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The Network Management Excuse

Telco front-man Scott Cleland, in a recent blog post, thumbs his nose at the Four Internet Freedoms and says that the FCC should too. Under current leadership, it probably will.

Referring to the recent submissions to the FCC by Free Press and Public Knowledge and Vuze complaining about Comcast’s use of reset packets to block applications that compete with Comcast’s own proprietary video entertainment offering, Cleland says “Network management trumps net neutrality.”

There are lots of reasons for, ahem, managing. Cleland neglects to observe that controlling congestion the way Comcast does it is like scattering nails in the road for traffic control.

Cleland continues, it is “... preposterous [that the Four Internet Freedoms should have a] legal and binding effect.” He says that, “law trumps FCC rules, FCC rules trump FCC policy statements.” The Four Internet Freedoms, in the Martin FCC, are a policy statement.

Policy statements are, indeed, at the bottom of the enforcement totem pole. The washy, wishy policy statement, washy as originally articulated by Michael Powell, and even wishier under Martin [compare Powell and Martin versions here], with footnotes loose enough to drive a truck through sideways, should be strengthened to make the creation and dissemination of data as much of an entitlement as its reception and use. Then the policy statement should be given the force of law. And it should be enforced with a wise purview and an iron hand. A difficult job at every step.

In paragraph three, Cleland turns on the after-burners, saying it is, “naive, irresponsible, and unreasonable . . . that networks with an end-to-end design magically manage themselves or require no management, investment, or maintenance whatsoever.”

Nobody, nobody, nobody is saying that. We’ve gotta have network management. Cleland’s rhetoric here is shamefully mis-directive. Remember the red herring that NN meant that you had to treat every packet identically or you would be breaking the law? Nobody said that either. This is one of those.

For network management to be legit, it has to be for congestion control, not to control the competition.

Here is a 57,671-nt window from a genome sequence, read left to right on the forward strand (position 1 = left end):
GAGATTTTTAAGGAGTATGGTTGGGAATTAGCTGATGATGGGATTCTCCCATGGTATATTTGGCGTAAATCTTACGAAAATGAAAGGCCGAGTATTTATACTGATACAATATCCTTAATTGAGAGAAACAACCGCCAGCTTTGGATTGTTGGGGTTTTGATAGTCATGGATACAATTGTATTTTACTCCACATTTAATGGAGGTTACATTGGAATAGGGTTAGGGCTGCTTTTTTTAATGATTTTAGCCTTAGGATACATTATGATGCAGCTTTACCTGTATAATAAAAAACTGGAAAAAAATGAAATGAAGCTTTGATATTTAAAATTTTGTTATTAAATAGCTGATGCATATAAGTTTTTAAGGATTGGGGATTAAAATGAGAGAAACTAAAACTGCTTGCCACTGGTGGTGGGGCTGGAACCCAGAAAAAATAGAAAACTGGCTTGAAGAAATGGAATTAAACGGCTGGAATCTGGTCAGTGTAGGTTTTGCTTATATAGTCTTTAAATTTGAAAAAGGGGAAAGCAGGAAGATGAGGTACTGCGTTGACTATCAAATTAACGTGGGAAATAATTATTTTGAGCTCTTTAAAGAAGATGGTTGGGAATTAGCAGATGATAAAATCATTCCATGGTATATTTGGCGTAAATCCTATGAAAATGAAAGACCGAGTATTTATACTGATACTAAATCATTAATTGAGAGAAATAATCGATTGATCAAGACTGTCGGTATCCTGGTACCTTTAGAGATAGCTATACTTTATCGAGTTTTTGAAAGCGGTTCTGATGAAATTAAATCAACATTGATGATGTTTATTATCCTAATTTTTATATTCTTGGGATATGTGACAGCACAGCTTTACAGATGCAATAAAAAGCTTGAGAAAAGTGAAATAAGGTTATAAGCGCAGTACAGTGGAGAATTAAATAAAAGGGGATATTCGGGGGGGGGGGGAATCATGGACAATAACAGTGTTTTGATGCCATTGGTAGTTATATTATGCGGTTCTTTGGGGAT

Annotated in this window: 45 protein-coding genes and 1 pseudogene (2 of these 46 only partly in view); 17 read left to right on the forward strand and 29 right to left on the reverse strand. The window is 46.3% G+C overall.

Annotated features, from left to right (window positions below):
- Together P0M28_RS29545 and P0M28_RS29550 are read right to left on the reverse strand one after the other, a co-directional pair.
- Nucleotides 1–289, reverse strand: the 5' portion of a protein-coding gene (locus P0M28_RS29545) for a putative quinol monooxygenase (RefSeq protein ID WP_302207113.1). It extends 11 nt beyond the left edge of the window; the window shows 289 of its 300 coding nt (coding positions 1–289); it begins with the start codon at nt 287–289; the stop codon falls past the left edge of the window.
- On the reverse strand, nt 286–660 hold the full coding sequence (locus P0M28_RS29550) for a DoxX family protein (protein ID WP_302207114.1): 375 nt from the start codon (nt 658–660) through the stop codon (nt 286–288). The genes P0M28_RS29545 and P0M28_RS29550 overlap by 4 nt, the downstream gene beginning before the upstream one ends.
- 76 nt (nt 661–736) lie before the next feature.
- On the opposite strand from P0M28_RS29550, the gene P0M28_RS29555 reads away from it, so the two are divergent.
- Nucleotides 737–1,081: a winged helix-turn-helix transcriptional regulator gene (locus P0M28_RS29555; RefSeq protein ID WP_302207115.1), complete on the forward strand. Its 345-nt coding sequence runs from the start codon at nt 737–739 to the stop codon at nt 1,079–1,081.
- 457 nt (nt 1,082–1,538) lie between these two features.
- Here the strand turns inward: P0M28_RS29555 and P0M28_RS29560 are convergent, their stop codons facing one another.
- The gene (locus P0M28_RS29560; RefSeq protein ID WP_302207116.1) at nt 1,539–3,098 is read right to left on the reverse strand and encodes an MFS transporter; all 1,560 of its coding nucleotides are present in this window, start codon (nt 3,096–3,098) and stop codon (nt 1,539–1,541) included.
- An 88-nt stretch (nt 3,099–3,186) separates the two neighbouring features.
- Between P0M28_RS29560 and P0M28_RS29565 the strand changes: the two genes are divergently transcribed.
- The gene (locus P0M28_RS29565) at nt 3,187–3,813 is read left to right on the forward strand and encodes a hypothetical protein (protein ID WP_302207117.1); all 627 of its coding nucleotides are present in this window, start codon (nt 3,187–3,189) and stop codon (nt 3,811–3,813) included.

Cleland neglects to mention that a stupid network, or an end-to-end network, or a network of conduit, not content, is a very simple network with very simple network management needs. It’s only when Kontent Konflates with Kongestion that Komplexity arises.

Cleland’s hinge is that the proponents of Network Neutrality are petitioning the FCC to manage carrier networks rather than the carriers themselves. This was predictable. In fact I predicted it, especially here. I must say I agree. The situation exists because the carriers have a financial interest in what they are carrying.

As long this financial interest exists, the carriers have an overwhelming motive to “manage” in ways that advance their interests and disadvantage competing interests. If the telcos divested all interest in what they’re carrying, there would be no problem with them managing their networks. They could manage their networks as innovatively and creatively as they wanted without further regulation, and the motive for anti-competitive behavior would not exist.

Cleland’s willful ignorance extends to the end-to-end principle as it is embodied in Internet architecture. It surfaces in his claim that Net Neutrality would overturn the Americans with Disabilities Act. He ignores the fact that the Internet shifts the whole idea of “accessibility” to the application layer. He ignores the fact that once a carrier provides the pipe, it doesn’t need to worry about the accessibility of the applications. The programmer, not the carrier, turns text to speech for the blind, amplifies the lower frequencies for the hearing impaired, and provides the voice command interface for those unable to use a keyboard. Only in telcoland are apps and pipes inextricable.

In this post, Cleland appeals to “common sense” eleven times. Network engineer John Quarterman observes that this appeal, “means he knows he doesn’t actually have a legal argument.” Quarterman concludes,

It’s not about network management. It’s about corporate and political control of the Internet trying to stifle net neutrality and Internet freedom.

Yes. But don’t expect today’s FCC to act accordingly.

By David Isenberg, Principal Prosultant(sm), isen.com, LLC

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